These chairs make a bold statement with their raspberry upholstery and peachy pillows. Their inspiration, however, is more subtle. Take a close look at the two paintings of Chinese figures, a man and a woman. The pinks are in the man’s coat, and the oranges are in the skirt that hangs out beneath the woman’s coat. And because of the subtlety, the chairs really pop!


Jai Vasicek photo / Adore Magazine

Most of the pink and orange color scheme here is in the painting, and it gives you an idea of how close these hues are to each other. The pillows and the geometric rug reinforce this marriage made in nature. Think sunrise, sunset.


Melanie Acevedo photo / Domino

The pink and orange painting in this bedroom not only sets the palette of the room, but its lines also mimic the lines of the chandelier. Or is it the other way around? Regardless, the two reinforce each other, and I’d expect nothing less from a Kelly Wearstler-designed room.

Color-wise, the bedroom leans toward some of the more purply pinks. It’s a bit hard to tell, but it looks as if the headboard upholstery may be an orangey-pink on a deeper ground.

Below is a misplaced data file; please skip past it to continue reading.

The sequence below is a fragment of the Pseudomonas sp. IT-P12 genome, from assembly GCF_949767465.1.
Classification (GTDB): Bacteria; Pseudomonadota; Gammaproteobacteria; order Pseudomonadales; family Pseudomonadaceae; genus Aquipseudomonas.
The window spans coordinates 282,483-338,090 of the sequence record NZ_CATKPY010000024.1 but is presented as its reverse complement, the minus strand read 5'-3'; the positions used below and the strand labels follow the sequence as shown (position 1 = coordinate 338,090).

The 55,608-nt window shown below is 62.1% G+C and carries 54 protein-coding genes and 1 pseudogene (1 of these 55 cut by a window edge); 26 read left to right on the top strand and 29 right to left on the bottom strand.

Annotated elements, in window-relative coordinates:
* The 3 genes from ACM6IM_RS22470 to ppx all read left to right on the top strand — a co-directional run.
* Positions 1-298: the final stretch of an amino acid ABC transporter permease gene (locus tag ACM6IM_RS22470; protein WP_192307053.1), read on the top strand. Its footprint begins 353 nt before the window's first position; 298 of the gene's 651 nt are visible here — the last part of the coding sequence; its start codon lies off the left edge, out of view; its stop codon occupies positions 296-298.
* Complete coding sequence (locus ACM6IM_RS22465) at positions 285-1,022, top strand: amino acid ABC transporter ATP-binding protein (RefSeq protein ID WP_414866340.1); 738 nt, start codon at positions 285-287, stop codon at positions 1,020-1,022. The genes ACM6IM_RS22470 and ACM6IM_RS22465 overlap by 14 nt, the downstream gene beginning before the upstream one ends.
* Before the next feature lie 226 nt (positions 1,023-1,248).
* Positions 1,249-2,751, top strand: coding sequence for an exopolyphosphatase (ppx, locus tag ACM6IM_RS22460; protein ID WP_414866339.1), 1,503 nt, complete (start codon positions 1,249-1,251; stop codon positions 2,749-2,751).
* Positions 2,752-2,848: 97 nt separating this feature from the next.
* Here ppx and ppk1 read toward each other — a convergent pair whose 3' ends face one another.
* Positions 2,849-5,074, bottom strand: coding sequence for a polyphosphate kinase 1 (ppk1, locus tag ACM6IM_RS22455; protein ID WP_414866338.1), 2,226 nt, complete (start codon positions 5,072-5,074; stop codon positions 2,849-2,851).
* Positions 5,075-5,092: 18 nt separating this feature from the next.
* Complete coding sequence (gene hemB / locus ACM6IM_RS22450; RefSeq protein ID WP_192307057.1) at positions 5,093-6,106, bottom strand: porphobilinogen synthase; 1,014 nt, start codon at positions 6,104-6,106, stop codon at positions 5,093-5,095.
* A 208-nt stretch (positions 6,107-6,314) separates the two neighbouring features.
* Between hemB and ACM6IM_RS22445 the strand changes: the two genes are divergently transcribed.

These next two photos come from the home of designer Amanda Nisbet.


Tony Vu / One Kings Lane

Each photo is the opposite end of the same room in Nisbet's Manhattan apartment. It helps to look at them together, though, to see how the art has set the color palette. Adding orange drapes and pillows and raspberry velvet chairs was a no-brainer when drawing from such vibrant paintings. 

Take the grand tour of the entire apartment at One Kings Lane.


Tony Vu / One Kings Lane


Or fall in love with a textile and go from there.


John Gruen photo / New England Home

Maybe it’s an area rug that will catch your eye and give you the courage you need to go for the apricot velvet sofa with the raspberry piping. See more of this home at New England Home magazine.


Via Forgive-Ness / Tumblr

Or maybe it will be the combination of two very different rugs layered—which is another trend. One rug here is geometric and the other is striped, which means they work well together, particularly since the pale, yellowish orange of the geometric appears in the stripe. The sofa color represents the more vibrant orange in the geometric rug, and the floral pillow, which mixes well with both rugs, contains all the colors.